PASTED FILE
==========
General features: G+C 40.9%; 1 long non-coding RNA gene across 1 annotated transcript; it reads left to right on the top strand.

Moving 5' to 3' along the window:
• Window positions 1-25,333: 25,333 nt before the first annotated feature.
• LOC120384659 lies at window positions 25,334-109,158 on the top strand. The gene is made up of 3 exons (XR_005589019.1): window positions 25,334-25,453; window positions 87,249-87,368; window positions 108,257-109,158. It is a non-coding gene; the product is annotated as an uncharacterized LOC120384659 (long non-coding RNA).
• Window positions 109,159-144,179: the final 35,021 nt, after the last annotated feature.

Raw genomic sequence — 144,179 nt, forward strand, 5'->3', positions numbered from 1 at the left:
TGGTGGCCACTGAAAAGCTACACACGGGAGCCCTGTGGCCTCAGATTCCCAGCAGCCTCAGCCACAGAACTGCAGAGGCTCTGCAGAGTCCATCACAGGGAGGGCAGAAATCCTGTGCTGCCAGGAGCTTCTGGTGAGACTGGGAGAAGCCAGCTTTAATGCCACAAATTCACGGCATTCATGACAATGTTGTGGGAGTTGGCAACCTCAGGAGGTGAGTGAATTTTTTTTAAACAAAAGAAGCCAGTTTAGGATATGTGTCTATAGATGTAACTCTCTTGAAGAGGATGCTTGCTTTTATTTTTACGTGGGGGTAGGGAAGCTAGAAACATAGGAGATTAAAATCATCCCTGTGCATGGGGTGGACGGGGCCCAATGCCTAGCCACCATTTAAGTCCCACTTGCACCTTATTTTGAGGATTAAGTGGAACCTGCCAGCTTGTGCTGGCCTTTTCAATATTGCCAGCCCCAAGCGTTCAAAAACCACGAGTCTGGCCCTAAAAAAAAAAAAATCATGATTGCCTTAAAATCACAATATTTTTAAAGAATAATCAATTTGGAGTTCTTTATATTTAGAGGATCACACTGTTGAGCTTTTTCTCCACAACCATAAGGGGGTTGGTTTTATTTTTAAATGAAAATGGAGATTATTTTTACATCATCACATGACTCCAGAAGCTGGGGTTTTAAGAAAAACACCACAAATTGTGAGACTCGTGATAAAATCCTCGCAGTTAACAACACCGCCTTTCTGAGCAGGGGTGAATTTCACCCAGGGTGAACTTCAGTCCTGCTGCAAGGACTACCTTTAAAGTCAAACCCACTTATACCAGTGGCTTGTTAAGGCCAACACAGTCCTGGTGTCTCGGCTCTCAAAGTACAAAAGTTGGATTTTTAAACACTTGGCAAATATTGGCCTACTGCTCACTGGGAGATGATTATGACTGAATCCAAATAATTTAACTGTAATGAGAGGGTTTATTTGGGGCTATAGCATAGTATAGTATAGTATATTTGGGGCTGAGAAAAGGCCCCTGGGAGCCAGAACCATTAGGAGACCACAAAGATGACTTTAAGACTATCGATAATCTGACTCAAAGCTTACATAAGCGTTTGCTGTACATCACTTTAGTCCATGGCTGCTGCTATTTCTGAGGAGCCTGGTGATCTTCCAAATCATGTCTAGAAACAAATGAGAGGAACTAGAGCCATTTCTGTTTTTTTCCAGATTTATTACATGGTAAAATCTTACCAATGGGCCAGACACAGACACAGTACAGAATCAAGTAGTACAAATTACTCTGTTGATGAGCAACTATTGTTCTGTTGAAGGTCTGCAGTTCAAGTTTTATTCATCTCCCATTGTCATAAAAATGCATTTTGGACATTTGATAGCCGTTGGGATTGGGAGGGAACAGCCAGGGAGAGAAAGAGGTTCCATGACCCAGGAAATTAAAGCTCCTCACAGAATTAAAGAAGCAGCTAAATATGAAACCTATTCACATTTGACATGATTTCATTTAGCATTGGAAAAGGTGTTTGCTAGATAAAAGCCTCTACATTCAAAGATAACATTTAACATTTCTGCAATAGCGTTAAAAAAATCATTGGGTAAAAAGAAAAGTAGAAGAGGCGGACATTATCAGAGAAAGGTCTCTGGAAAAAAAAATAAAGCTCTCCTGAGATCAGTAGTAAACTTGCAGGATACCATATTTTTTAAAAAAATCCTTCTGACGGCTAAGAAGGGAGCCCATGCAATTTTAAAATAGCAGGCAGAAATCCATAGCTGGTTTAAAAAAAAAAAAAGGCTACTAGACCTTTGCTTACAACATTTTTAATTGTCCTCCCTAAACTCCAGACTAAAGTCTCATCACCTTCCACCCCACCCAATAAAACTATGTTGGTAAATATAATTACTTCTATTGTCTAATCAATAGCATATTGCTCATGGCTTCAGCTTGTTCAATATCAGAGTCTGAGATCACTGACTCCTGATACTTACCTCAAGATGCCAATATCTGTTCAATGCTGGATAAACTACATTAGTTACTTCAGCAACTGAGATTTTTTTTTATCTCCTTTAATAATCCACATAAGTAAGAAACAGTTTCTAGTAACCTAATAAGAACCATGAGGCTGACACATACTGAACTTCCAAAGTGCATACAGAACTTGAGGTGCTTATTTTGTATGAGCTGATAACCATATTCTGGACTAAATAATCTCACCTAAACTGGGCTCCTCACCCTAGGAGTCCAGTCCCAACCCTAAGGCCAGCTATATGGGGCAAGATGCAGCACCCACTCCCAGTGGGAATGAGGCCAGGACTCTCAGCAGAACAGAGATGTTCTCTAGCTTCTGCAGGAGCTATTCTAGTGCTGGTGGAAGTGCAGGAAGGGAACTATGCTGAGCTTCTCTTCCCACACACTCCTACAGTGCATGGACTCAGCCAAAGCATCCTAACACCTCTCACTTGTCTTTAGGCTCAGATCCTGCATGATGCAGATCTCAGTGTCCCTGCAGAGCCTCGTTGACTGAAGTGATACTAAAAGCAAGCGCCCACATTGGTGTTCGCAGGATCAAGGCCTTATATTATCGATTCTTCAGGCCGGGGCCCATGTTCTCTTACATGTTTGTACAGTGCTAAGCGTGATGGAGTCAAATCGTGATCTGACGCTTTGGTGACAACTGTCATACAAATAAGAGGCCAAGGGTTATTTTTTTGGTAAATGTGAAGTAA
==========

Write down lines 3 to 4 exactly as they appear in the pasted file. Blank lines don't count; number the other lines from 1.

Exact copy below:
• Window positions 1-25,333: 25,333 nt before the first annotated feature.
• LOC120384659 lies at window positions 25,334-109,158 on the top strand. The gene is made up of 3 exons (XR_005589019.1): window positions 25,334-25,453; window positions 87,249-87,368; window positions 108,257-109,158. It is a non-coding gene; the product is annotated as an uncharacterized LOC120384659 (long non-coding RNA).